TABLE III A__________________________________________________________________________Screen Analysis and Operation DataAgglomeration Data on 20 -20/+40 -40/+60 -60/+80 minus 80 SilicateDecember 1995 mesh mesh mesh mesh mesh Agglomerator Temp. Pressure Ratethree percent percent percent percent percent rpm (deg C.) (psi) (minutes)__________________________________________________________________________Run 7/18 #1Run 7/18 #2Run 7/18 #3Run 7/20 #1 -- -- -- -- -- 4.50 65 70 3.00Run 8/3 #1 -- -- -- -- -- 75 80Run 8/3 #2 12.2 35 28.9 14 9.9 8.00 75 80 2.17Run 8/3 #3 18.1 40 23.9 11.6 6.4 8.00 75 80 2.17Run 8/3 #4 35.6 53.4 9.1 1.4 0.5 8.00 75 80 3.00Run 8/3 #5 23.4 48.4 21.3 5 1.9 8.00 75 80 3.00Run 8/17 #1 70.6 28.3 0.8 0.3 0 8.00 70 30Run 8/17 #2 24.6 19.5 27.6 16.5 11.8 8.00 70 40 2.00Run 8/17 #3 29.8 28.7 30 6.3 5.2 8.00 70 40Run 8/17 #4Run 8/17 #4A 8.00 70 40Run 8/17 #5 15.6 29 33 14.4 8Grade 100 Soda Ash 81.5 16 1.9 0.2 0.4 8.00 45 50Run 8/24 #1 79.1 14.8 4.3 1 0.8 8.00 45 50Run 8/24 #2 74.6 22.4 2.4 0.2 0.4 8.00 45 50Run 8/24 #3 82.3 14.6 2.1 0.5 0.5 8.00 45 50Run 8/24 #4 54.6 34.3 8.8 1.5 0.8 8.00 45 50Run 9/8 #1 51.4 31.9 11.9 3.2 1.6 8.00Run 10/16 #1 39.6 42 17 0.7 0.7Run 9/28 #1 79.8 18.3 1.1 0.1 0.7Run 9/28 #2 65.4 23.6 5 1 1Run 9/28 #3 80 16.7 2.1 0.5 0.7Run 10/3 #1 83.2 8.6 7.5 0.7 0Run 10/3 #2 55.3 22.9 19 2.4 0.4Run 10/3 #3 60.9 27.3 10.9 0.9 0Run 10/4 #1 32.7 52.8 13.7 0.8 0Run 10/4 2A 78.8 20 0.9 0.3 0Run 10/4 2B 81.3 17.7 1 0 0Run 10/4 2C 86.1 13.8 0.1 0 0Run 11/21 #2 36.8 30.4 20 9.8 3Run 11/21 #3 36 35.6 25 2.4 0Run 12/5 #1 29.3 38.3 23.3 8.6 0.1Run 12/5 #2 36.5 47 15.6 0.9 0Run 12/8 #1 85 15 0 0 0Run 12/13 #1 25.8 42 30.2 1.1 0__________________________________________________________________________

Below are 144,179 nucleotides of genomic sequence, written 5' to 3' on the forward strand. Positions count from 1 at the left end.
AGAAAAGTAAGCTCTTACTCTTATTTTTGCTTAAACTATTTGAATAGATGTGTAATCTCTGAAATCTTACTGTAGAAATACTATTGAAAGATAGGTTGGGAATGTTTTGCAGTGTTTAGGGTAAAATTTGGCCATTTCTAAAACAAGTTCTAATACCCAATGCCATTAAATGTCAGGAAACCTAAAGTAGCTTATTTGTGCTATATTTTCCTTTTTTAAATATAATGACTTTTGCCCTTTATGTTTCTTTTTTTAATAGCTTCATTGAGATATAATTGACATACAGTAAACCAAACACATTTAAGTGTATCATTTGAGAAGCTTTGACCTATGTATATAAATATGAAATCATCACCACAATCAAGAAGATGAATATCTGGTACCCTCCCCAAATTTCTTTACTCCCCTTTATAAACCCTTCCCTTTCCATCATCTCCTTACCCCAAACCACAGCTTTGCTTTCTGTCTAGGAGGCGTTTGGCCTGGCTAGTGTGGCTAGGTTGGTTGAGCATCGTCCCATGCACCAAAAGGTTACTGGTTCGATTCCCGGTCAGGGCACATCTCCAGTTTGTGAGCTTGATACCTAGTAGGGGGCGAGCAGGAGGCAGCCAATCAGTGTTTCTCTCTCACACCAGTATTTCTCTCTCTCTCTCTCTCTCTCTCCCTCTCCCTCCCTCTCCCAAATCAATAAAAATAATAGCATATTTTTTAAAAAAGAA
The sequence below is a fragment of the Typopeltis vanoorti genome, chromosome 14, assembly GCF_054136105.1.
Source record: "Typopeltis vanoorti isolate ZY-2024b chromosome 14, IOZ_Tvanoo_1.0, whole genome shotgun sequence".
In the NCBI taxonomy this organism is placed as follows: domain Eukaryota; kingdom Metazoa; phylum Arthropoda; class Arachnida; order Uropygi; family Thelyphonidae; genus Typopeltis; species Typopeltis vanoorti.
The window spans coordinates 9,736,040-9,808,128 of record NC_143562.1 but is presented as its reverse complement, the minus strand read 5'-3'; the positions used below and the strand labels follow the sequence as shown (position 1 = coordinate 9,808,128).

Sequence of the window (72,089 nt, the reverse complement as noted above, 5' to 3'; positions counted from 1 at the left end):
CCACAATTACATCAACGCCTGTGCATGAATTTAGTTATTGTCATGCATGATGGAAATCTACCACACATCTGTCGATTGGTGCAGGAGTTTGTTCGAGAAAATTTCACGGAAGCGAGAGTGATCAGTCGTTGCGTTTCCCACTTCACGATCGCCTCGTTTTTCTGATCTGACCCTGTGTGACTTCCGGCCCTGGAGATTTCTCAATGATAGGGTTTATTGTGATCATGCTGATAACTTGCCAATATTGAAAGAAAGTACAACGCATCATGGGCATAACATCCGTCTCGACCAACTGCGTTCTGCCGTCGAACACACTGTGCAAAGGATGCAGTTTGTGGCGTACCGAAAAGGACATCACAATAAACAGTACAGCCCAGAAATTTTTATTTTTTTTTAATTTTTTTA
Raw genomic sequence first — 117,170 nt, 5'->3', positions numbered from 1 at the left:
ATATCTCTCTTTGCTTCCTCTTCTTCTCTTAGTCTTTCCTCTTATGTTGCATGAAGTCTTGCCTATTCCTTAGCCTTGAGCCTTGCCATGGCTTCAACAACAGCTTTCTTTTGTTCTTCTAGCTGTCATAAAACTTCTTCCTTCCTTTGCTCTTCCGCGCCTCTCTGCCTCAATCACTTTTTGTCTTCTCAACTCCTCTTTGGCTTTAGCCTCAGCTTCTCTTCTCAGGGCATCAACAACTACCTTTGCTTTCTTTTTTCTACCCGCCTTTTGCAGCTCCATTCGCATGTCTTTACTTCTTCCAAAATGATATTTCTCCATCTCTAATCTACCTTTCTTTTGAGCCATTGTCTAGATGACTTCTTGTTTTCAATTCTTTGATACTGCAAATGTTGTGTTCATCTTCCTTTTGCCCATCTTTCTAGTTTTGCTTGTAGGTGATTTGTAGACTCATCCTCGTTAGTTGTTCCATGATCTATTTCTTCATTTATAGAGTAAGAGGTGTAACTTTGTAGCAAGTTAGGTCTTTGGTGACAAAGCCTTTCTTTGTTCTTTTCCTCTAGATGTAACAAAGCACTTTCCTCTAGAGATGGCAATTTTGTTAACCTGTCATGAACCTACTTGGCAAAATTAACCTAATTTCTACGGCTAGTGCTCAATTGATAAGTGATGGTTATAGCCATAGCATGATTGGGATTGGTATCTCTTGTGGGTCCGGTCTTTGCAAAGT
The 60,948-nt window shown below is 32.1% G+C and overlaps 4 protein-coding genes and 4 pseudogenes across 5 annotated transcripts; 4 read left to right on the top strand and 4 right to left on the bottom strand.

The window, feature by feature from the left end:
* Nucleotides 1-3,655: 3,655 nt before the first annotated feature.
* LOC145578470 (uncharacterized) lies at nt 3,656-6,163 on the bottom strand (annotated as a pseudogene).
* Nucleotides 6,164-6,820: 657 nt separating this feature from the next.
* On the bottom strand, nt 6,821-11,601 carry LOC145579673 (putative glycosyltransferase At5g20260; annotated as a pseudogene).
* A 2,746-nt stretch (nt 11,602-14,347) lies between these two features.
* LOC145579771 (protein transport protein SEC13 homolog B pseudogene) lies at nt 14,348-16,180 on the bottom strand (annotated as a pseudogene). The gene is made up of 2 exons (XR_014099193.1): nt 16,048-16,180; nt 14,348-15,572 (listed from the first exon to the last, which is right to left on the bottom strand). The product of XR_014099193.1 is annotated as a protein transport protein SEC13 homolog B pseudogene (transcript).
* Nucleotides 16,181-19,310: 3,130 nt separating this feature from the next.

TABLE IIIB__________________________________________________________________________ SODA RuEXAMPLE ASH NONIONIC SFA SILICATE WATER VALUE USED B.D.RUN NUMBER % % % % % IN GRAPHS lb/ft3 gms/cc Angle__________________________________________________________________________#1 58 17 0 12.5 12.5 n 46 66Run 10/3#2 62.5 15 0 11 11 n 42 56Run 10/4#3 59.52 19.05 0 10.5 10.5 44 70Run 10/4#4 69.2 20.8 10 40.1 0.643 72Run 6/24#5 62.3 22.7 15 46.2 0.74 70Run 6/24__________________________________________________________________________